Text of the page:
Writing a cool lecture is hard. But rewarding!

I’m currently writing a lecture about…well I’m not quite sure what it is going to be about yet. It’s an IOP evening lecture, and I want it to be awesome.

It’s entitled: Quantum Computing – The end of the silicon chip?
For a start that’s a misnomer as Quantum Computing devices are still, for the most part, made on Silicon chips πŸ™‚ But the idea is that there is a materials revolution in there as well as a shift in computational paradigm.

I want to do a slightly unusual style of lecture where I talk about lots of really cool stuff. I want to get some brains in there somehow so I’m going to talk about the applications of QCs to neural networks. I also want to get in there the idea of how you actually make integrated circuits, what is actually INSIDE your iPhone, and just how awesome the engineering that goes on to produce that kind of thing is. I have a hunch that there’s nothing on the National Curriculum about that kind of stuff. (There certainly wasn’t when I was taught at school). I also want to get some LN2 demos in there as schools always love this kind of stuff.

I’m actually not a great fan of the current demo that I routinely give to audiences of varying sizes. The format generally goes like: Low temp Physics -> Superconductivity -> JJ/SQUIDs -> Quantum Computing.

Why is this bad?

Well, one problem I find with this style of lecture is that you get onto the cool stuff (from my POV) at the end (hell, we make stuff colder than interstellar space and then make it quantum compute. We exploit the power of the multiverse, b*tches!) but in order to get to that bit you have to explain superconductivity, and in order to explain that you first have to talk about lots of low temperature experiments and properties of solids, liquids and gases, blah blah. So what actually happens is that you do all the LN2 demos at the start, and then the audience gets really bored at the end. I also just don’t think that superconductors have the same WOW factor that they used to. I give this lecture so many times and talking about things like High Temperature Superconductivity being cutting edge research just doesn’t do it for schoolkids anymore (it’s also not true). And they’ve all seen the floating magnet and the liquid nitrogen before. It’s sometimes embarrassing…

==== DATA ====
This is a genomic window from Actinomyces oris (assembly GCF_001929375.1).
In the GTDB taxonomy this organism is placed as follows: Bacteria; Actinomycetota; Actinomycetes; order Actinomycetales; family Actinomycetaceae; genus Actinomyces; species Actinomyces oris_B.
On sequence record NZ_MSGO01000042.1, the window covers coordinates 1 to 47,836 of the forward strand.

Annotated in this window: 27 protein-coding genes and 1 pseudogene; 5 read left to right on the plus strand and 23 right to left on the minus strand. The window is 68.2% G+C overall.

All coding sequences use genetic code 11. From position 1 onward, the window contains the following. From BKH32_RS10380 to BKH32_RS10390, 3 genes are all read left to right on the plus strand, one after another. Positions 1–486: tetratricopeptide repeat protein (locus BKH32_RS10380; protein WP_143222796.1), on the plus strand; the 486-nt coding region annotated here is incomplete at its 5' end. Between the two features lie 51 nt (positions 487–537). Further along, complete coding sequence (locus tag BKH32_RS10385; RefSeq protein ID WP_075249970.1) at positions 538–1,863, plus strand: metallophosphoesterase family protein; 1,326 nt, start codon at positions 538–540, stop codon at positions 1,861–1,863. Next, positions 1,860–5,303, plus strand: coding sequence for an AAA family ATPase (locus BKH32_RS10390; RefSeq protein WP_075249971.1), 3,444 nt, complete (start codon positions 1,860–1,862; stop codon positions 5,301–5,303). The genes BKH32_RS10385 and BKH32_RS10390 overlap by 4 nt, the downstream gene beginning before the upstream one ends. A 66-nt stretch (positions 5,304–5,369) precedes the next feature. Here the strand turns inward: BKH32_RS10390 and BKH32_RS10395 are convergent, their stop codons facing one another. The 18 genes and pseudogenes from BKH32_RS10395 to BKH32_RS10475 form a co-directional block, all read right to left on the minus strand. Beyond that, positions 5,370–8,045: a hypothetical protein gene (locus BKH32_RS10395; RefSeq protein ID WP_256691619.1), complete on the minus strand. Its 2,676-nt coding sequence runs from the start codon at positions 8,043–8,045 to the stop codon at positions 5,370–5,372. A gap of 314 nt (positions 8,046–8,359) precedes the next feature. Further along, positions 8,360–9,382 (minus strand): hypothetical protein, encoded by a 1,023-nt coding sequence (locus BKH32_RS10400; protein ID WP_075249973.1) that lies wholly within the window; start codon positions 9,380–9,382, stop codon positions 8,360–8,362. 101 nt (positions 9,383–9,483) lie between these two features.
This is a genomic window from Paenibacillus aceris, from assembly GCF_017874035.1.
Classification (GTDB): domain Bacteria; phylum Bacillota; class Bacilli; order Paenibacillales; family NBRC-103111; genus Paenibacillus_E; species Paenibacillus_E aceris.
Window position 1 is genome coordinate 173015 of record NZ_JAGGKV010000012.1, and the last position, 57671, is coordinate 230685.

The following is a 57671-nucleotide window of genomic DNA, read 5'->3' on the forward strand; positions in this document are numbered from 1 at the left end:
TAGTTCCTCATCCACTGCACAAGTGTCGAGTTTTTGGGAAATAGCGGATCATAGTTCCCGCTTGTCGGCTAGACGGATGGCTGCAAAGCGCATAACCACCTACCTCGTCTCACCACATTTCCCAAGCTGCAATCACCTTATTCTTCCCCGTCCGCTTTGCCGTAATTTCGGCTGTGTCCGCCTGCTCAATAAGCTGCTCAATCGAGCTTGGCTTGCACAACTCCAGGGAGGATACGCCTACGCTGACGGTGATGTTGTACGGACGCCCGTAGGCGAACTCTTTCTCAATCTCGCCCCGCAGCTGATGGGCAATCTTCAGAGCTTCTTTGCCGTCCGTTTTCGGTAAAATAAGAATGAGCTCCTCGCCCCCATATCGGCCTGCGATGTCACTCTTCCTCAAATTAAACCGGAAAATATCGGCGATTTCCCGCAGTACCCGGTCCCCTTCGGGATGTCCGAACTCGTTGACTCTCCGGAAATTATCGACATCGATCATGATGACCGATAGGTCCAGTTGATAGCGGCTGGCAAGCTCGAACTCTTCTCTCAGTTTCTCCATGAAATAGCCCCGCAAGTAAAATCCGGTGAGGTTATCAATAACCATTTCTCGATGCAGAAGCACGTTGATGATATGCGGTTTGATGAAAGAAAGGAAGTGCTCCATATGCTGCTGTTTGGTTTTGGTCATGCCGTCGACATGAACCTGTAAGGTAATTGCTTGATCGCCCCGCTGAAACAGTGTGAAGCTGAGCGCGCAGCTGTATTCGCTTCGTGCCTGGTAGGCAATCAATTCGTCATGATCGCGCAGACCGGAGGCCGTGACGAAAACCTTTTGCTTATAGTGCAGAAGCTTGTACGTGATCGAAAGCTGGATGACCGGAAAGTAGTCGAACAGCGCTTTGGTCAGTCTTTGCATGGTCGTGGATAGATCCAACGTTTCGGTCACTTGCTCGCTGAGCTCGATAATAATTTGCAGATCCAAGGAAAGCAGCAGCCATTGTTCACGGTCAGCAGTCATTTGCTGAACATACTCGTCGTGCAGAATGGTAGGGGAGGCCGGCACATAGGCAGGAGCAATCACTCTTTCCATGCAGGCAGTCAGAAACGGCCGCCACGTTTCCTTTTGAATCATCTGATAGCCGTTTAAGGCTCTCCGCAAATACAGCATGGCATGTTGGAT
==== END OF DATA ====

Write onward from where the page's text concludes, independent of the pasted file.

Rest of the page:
The second problem is that the EMPHASIS is all wrong. You shouldn’t try to entice kids into Physics by throwing liquid Nitrogen at them, putting balloons and flowers and bananas and *insert your favourite normally-at-room-temperature item here* into cryogenic liquids. It’s quite fun for them to watch at the time, but it’s actually quite psychologically deceitful. Believe it or not, physicists don’t actually dip bananas into cryogens as part of their normal working day.

In fact what we do is even cooler, and getting across a sense of why is much more difficult. But it is also a much more rewarding challenge. So…what I shall try to do is either play down the easy-but-somewhat-irrelevant demos, make the later stuff more awesome, or intersperse the demos through the talk somehow. I suspect I will implement a combination of the latter two.

I also think that these kind of lectures are not supposed to teach kids what we already know about Physics. We should teach them that there’s a lot we don’t know. That is what will probably make them want to be scientists in the future. So explaining the ideal gas law is all very well and good, but they can do that in class. By holding these research lectures, we should inspire and humbly explain that as a scientific community we really don’t know enough, but it’s a great challenge to face that unknown. To teach them that this is where we are stuck, and that’s why we need people like you guys sitting in the audience to ace your science classes now, and help us out in the future.

I’m probably going to blog about the progress of this as I write it. Hey, I might even get some more people attending! I’m thinking of doing a RI Christmas lecture style thing with lots of visuals, demos, audience participation, microscope connected to projector. etc. I’m going to try to get a volunteer to dress up in a cleanroom suit and bring him/her into the lecture theatre to illustrate the idea of humans+fab=bad…any takers? πŸ˜€

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5 thoughts on “Writing a cool lecture is hard. But rewarding!

  1. Geordie says:

    I would name your lecture: Hell, we make stuff colder than interstellar space and then make it quantum compute. We exploit the power of the multiverse, b*tches!!!!

    (Note the added !!! at the end).

  2. 8-0-8 says:

    hah I’d be glad to do the cleanroom suit stunt if I was… wherever you are πŸ˜„

    Good luck with the lecture though! πŸ˜€ Personally I’d do option B; interspersing the demos throughout the talk somehow (gotta love that *somehow*).

    *le sigh* if only I were good in math I’d love to up the technological ante… oh well, at least I can cover propaganda haha πŸ™‚

  3. rrtucci says:

    How about: Quantum Computing: Bringing Quantum Mechanics to the Masses.
    Or something to that effect

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